If wastewater treatment plants became a more widespread source of natural gas, it would further help the environment. It would decrease the world’s reliance on fracking to generate natural gas, lowering emissions and saving water.
Wastewater treatment itself is crucial to the survival of the environment. As global eco-friendly initiatives grow, it will likely mean more wastewater treatment, to reduce pollution and increase clean drinking water. With more facilities or higher throughput, the energy generation these plants provide would grow as well.
Wastewater treatment energy also benefits city management. If these facilities became energy-positive, then they could sell that power back to the grid. This provides the cities they inhabit with more sustainably sourced electricity to give to its citizens.
These treatment plants could serve a dual purpose, both cleaning water and generating electricity. This conversion would give cities new sustainable power plants without requiring the construction of additional infrastructure. Since plants produce methane already, they would be more affordable power sources than fossil fuels.
Hybrid wastewater treatment and energy plants could be enticing for areas lacking proper waste management. Some cities in developing nations may be hesitant to build larger, more advanced facilities because of the cost. If these plants also produced power for the area, however, they would be a more attractive investment.
By combining power generation with water treatment, cities solve two problems at once. They may not want to spend money on two separate facilities, but one doing the job of two is another story.
Looking to wastewater treatment plants as an energy source isn’t just a theory, either. It’s already happening around the world, as evidenced in Denmark’s Marselisborg facility. More plants are using their biogas byproducts to power their operations and the area around them.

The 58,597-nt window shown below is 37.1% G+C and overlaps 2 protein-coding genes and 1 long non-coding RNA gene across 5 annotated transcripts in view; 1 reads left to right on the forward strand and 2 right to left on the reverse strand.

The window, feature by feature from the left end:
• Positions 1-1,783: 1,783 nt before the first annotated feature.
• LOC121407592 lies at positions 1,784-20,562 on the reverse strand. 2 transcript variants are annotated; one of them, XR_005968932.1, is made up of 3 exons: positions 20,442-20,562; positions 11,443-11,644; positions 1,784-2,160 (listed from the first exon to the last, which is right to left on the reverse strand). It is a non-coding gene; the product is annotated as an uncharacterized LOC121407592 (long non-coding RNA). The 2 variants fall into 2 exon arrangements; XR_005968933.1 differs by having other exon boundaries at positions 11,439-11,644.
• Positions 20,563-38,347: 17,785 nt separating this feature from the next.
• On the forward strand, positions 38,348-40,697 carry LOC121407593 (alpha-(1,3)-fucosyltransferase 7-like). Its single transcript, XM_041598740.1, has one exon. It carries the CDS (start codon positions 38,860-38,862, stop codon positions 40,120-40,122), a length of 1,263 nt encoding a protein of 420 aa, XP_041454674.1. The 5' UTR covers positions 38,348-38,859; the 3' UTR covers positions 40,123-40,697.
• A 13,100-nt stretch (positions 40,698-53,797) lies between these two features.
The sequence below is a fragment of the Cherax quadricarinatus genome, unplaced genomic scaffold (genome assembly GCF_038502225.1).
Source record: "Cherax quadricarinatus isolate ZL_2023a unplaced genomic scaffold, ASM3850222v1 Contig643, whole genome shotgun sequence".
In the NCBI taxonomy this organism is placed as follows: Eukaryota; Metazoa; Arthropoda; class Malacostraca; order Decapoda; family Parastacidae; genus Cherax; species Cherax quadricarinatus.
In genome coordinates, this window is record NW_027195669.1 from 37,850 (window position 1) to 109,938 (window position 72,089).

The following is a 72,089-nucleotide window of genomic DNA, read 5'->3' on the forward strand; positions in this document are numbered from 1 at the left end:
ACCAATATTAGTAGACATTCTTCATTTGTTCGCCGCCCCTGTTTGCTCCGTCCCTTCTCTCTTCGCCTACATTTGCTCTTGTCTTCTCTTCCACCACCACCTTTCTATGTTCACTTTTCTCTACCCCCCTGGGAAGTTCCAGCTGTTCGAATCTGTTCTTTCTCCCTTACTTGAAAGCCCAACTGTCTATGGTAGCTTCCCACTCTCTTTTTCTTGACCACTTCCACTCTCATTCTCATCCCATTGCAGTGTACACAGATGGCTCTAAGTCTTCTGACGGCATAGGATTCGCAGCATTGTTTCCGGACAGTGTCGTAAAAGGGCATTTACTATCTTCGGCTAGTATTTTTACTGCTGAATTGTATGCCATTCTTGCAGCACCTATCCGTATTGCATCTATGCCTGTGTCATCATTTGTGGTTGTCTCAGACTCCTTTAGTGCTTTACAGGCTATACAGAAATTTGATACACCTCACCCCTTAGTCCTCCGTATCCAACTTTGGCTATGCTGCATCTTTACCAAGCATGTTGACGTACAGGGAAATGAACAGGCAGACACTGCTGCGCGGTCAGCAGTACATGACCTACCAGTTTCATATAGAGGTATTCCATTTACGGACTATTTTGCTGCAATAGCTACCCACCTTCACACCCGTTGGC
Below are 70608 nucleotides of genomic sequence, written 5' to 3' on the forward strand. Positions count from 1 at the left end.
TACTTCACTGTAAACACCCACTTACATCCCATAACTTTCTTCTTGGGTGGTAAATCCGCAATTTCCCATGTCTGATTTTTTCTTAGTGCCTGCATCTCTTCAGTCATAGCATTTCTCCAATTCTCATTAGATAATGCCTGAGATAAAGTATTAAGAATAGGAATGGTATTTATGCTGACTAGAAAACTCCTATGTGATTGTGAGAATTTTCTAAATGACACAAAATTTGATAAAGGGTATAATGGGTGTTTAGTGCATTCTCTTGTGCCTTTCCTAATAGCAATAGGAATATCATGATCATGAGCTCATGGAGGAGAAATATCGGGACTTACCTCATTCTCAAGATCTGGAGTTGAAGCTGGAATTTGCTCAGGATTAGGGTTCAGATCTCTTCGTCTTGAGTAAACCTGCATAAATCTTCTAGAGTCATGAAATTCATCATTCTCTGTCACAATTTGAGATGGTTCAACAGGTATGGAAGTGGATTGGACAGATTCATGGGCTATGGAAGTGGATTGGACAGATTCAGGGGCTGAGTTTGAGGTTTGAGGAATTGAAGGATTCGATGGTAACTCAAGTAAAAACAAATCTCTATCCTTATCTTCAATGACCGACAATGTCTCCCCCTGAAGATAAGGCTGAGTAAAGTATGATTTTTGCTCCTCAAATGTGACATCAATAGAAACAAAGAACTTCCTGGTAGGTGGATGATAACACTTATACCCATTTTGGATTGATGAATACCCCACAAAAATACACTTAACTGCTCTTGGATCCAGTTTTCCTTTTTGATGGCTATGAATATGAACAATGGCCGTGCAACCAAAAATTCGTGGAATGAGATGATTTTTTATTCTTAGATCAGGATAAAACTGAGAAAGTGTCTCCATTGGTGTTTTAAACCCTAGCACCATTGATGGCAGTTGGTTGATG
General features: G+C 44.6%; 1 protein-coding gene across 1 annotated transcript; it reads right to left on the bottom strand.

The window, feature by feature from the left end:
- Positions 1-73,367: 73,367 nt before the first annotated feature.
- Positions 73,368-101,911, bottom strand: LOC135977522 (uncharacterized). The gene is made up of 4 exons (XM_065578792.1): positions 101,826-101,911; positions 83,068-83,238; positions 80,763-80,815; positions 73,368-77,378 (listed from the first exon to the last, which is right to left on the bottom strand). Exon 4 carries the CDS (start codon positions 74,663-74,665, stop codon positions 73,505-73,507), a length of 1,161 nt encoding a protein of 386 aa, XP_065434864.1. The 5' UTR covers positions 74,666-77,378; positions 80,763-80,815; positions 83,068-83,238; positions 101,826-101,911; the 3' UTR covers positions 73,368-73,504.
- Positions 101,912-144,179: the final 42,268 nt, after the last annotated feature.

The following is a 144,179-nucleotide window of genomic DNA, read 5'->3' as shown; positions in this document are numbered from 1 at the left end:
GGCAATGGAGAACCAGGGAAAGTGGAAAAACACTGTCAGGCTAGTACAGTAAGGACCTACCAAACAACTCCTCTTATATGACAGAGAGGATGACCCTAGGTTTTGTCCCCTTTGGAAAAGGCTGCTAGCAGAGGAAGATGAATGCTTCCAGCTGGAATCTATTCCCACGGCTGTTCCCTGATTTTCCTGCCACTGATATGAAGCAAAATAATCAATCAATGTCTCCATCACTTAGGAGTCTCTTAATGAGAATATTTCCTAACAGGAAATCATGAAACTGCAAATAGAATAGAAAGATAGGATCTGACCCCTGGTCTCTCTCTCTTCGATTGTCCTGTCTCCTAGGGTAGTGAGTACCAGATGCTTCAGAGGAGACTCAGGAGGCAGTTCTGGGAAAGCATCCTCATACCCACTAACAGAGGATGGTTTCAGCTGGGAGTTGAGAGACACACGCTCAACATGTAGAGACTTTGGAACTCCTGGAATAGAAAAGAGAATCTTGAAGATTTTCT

As far back as 2012, wastewater treatment facilities have pushed to become energy-positive. The East Bay Municipal Utility District in California became a net energy producer almost 10 years ago. All five wastewater treatment plants in Vancouver, Canada, generate electricity from their processes and are looking to expand.
As more facilities start engaging in this practice, they’ll inspire others. The growing public concern over climate issues and the increasing need for energy will also help drive this change. Wastewater could likely be a common power source in just a few years.
Governments and private companies can’t ignore climate issues or energy needs anymore. As both concerns continue to grow, the world needs solutions to answer both at once. Wastewater treatment energy is one such solution.
The future of wastewater treatment is likely also one of green energy production. Further development in this area will decrease fossil fuel reliance, reduce greenhouse gas emissions and even improve economies. The prospect is too beneficial to ignore.
Emily Folk is a conservation and sustainability writer and the editor of Conservation Folks.